Oven-steamed couscous (4 portions)

5 dl water
1 cube of vegetable or chicken bouillon
1 teaspoon ground cumin (for this dish I use ready grounded cumin / NL: gemalen komijn)
1 teaspoon harissa (substitute: 1/2 teaspoon sambal oelek)
1 big teaspoon honey
2 big teaspoons butter
4 dl couscous
handful of dried prunes (8-10 pieces), chopped
handful of raisins
1/2 lemon in thin slices

* preheat the oven to 200 C
* bring 5 dl water to the boil with 1 cube of vegetable or chicken bouillon
* stir in 1/2 teaspoon of ground cumin, 1 teaspoon of harissa, 1 big teaspoon of honey and 2 teaspoons of butter and let that melt
* in the meantime: put 4 dl of couscous in an ovenproof dish (something you would make lasagna in)
* chop up a handful of prunes and add to the couscous, together with a handful of raisins
* pour the bouillon mixture over the couscous and place the lemon on top
* cover with alumiumfoil and place in the oven for 15 minutes

Variations: use apricots and/or dates; add some almonds or a chopped shallot et cetera. This couscous is also very nice with some grilled fish or lamb. You can also use bulgur instead of couscous, but check if it's fine or course. The course bulgur might need a bit more time and some more bouillon.

Wednesday, April 15, 2009

Oatmeal porridge - havermoutpap

I like rituals, especially in the morning. I get up, do some yoga (started that a while ago, and it feels so great), put on the kettle and walk to the mailbox. Get the newspaper, listen to the excited birds and breathe in the fresh Swedish air. Make some porridge and just sit there, in my kitchen, reading the paper. Often the best time of the day!

A bowl of warm, creamy porridge can really make me happy. Growing up I always started my day with Brinta, the most common Dutch variety of porridge. We usually ate the porridge with brown caster sugar, that melted when you stirred it in...yummy!
I didn't eat porridge for years, and last year I had a sudden craving. In the supermarkets here there is no Brinta to be found and it's closest resemblance had ingredients like dried milk powder. Why!? I just wanted a bowl of healthy, pure porridge.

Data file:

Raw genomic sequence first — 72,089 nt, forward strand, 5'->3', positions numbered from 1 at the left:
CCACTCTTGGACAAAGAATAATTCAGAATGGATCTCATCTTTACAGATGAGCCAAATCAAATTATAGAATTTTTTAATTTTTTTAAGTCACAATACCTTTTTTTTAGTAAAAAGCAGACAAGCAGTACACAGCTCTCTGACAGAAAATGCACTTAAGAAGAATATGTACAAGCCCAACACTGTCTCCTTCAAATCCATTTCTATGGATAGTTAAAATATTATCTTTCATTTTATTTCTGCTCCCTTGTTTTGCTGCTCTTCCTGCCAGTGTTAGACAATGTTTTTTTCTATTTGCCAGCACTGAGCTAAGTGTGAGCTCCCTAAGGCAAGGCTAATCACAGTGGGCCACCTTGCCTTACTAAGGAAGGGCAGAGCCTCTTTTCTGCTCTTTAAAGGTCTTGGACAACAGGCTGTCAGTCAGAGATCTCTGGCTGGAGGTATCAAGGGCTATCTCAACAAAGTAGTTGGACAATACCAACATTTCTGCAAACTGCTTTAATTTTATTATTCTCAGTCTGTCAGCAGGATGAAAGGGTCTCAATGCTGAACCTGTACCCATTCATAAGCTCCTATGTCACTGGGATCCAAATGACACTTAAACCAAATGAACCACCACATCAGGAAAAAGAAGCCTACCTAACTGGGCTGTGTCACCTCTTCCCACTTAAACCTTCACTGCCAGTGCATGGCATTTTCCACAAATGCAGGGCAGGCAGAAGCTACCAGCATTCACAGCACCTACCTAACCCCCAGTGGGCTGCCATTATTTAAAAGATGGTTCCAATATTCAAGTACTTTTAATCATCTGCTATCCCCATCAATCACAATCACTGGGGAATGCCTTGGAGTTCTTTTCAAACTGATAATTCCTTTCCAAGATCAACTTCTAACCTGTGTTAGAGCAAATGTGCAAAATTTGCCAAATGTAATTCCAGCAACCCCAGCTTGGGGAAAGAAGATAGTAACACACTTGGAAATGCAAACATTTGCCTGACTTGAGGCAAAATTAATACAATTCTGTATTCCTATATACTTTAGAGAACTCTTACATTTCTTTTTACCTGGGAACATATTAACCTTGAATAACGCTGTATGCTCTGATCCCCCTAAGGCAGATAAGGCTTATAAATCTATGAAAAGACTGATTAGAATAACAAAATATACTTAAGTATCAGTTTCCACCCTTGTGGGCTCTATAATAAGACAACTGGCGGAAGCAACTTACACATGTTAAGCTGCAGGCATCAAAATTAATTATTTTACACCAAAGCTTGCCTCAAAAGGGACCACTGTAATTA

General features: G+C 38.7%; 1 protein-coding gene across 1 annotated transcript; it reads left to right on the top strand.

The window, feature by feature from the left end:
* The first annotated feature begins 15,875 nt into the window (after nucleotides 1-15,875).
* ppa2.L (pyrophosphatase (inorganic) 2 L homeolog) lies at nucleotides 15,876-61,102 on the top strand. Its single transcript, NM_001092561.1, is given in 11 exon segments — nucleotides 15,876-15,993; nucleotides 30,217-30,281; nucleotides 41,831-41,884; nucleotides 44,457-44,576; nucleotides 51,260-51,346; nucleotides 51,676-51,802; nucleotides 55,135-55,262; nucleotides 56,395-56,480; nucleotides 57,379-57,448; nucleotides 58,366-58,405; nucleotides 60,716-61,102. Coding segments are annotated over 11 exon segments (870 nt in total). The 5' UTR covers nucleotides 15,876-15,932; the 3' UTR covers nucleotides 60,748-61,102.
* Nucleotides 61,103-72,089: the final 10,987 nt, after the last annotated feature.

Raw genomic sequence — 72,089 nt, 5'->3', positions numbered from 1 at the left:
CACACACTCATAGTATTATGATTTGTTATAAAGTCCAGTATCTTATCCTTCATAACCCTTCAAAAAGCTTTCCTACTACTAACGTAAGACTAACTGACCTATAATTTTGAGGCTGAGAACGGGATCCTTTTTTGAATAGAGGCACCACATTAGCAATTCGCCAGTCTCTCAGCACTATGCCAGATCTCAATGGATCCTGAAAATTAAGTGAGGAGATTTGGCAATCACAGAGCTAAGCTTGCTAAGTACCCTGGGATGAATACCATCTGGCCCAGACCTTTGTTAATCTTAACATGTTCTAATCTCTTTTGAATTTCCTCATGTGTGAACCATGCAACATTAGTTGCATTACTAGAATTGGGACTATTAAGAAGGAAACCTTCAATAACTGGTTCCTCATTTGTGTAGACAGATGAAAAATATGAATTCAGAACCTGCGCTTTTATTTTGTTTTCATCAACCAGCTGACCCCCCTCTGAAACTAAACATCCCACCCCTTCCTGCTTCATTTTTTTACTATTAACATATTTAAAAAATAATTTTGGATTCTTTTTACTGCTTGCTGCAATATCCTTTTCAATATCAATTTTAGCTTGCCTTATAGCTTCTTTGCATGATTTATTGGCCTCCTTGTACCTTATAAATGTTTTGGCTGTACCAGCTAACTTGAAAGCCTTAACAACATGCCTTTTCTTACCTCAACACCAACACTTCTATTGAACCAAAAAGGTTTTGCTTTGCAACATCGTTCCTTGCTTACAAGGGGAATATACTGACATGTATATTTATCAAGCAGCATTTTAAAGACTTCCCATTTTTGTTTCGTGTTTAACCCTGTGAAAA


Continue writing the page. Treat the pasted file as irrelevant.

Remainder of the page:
I decided to try and make oatmeal porridge instead. I heard it's really healthy and it seemed worth the try. I was so pleasantly surprised! Since then I have been eating porridge for breakfast nearly every morning, especially in the winter. It's fast, fills you up and warms you from the inside. Plus, you don't get hungry until lunch.
I know it's getting warmer outside, but I can still not part with my porridge breakfast. Maybe you feel like trying some, but you don't really know how to go about it. It's very simple! The packaging of the oats usually have an instruction, but here is how I like to make it:

* Take 5 tablespoons of oats (havermout) and mix with some milk. I use oatmeal milk (Oatly), which is available in all the shops here in Sweden. I don't like to drink too much cow milk, and I heard that drinking soy milk too often is not so good either. I also think that Oatly milk gives a sweet flavouring and a creamy texture - but try it with any kind of milk.
* place your bowl in the microwave, and heat for 2 minutes on 750 watt
* stir (I leave the bowl in the microwave while stirring)
* heat again for 2 minutes
* pour in some cold milk until you find the consistency you like
* choose your topping. this morning I used some sweetener and cinnamon, but I also like to put in some lingonberry jam or brown sugar/muscovado sugar
* eat and be warm and happy!

Very nice to go with your porridge, or instead, or later in the day: a creamy superhealthy smoothie. Mix one banana, one pear (unpeeled!), 200 ml orange juice (= one big glass) and 3 tablespoons of Turkish yoghurt in a blender or with a handheld mixer. This is enough for two big glasses.

Tuesday, April 14, 2009

Chewy meringue cookies

I have been trying to make the perfect meringue cookie for a while now and finally I had some success! These cookies have a marshmellow like texture in the middle and are crunchy on the outside. Very nice to eat the way they are, or you can use them in a dessert with some ice cream and fruit.

Last Sunday I made a nice spaghetti carbonara- the recipe will follow later. Anyway, I had some egg whites left over. While studying for my thesis I decided to turn those egg whites into something tasty. This is what I did:

Chewy meringue cookies
(18-25 cookies)

4 egg whites
1 lemon (not necessary)
150 g icing sugar (NL: poedersuiker)
1 teaspoon cornflour (NL: maizena)
1 teaspoon vinegar
100 g finely chopped almonds
little oil or butter
extra: baking sheet (NL: bakpapier)

* split 4 eggs - eggs are easier to split if they are cold from the fridge
* let the whites come to room temperature - or place them in a plastic container (make sure that it's not greasy) in some hot water for 10 minutes
* preheat the oven to 100 C
* take a mixing bowl and whisk (NL: garde) and rub them with some lemon - this is to prevent them from being greasy and gives a slight taste. if you don't have lemon on hand, wash the bowl and whisk with washing up liquid. you can also use an electric mixer.